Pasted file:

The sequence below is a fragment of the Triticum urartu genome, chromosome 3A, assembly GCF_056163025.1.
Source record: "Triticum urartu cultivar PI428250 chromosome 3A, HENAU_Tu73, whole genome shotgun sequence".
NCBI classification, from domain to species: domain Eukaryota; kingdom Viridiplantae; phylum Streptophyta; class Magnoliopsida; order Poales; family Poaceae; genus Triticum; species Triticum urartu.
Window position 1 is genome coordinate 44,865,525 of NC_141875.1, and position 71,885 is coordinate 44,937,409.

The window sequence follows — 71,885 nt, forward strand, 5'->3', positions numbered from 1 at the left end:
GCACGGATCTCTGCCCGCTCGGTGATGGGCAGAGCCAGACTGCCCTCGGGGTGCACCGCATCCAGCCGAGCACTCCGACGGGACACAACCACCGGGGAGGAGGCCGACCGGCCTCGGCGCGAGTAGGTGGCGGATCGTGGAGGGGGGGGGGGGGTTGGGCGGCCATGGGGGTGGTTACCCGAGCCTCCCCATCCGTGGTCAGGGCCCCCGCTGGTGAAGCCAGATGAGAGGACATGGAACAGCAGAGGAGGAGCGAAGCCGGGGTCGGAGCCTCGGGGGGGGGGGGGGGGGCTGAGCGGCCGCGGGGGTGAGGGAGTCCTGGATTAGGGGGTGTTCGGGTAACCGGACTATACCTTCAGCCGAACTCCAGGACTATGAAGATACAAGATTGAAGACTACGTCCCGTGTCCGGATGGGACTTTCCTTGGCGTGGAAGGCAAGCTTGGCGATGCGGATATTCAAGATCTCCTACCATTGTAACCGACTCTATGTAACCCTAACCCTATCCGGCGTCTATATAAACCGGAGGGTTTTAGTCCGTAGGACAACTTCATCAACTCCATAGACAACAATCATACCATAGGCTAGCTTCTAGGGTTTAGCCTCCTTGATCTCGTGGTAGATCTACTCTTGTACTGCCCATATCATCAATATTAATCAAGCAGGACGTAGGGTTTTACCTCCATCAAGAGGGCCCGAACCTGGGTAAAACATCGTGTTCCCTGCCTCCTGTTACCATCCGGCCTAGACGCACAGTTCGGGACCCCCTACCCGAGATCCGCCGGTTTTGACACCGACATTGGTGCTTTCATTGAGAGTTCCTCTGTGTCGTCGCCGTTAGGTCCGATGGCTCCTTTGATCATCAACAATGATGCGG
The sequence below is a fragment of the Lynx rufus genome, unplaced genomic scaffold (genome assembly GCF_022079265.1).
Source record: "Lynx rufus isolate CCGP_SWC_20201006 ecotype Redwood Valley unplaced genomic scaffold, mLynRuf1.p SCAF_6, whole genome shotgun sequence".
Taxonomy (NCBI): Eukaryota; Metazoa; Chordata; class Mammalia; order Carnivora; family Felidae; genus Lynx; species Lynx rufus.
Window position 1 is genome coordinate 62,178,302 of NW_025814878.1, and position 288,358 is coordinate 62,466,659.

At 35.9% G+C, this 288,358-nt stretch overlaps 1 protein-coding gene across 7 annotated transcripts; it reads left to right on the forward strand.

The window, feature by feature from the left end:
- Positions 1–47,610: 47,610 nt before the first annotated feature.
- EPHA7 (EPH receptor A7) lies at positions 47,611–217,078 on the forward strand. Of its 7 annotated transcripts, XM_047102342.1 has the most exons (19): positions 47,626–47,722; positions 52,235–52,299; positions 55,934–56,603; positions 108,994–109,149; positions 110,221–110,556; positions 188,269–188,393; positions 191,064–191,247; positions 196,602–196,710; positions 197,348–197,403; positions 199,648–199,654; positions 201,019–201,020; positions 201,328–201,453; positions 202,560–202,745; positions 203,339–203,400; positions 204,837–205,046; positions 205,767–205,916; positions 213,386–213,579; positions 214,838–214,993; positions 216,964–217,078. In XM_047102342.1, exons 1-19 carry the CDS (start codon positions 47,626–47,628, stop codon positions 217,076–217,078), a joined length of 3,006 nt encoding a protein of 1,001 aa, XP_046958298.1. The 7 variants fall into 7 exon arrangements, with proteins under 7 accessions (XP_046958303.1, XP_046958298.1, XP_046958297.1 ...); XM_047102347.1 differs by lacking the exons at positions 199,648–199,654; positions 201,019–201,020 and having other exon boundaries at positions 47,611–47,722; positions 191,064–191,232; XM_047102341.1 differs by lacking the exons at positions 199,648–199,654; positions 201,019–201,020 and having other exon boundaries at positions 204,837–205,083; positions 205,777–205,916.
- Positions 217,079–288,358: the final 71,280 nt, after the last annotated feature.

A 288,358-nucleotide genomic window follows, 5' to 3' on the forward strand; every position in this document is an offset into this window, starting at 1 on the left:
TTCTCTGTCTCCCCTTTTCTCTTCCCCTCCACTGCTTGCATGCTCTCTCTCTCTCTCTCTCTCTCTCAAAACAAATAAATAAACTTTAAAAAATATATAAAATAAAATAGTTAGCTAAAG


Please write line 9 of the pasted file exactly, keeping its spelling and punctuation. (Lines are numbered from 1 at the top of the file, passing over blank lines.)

Taxonomy (NCBI): Eukaryota; Metazoa; Chordata; class Mammalia; order Carnivora; family Felidae; genus Lynx; species Lynx rufus.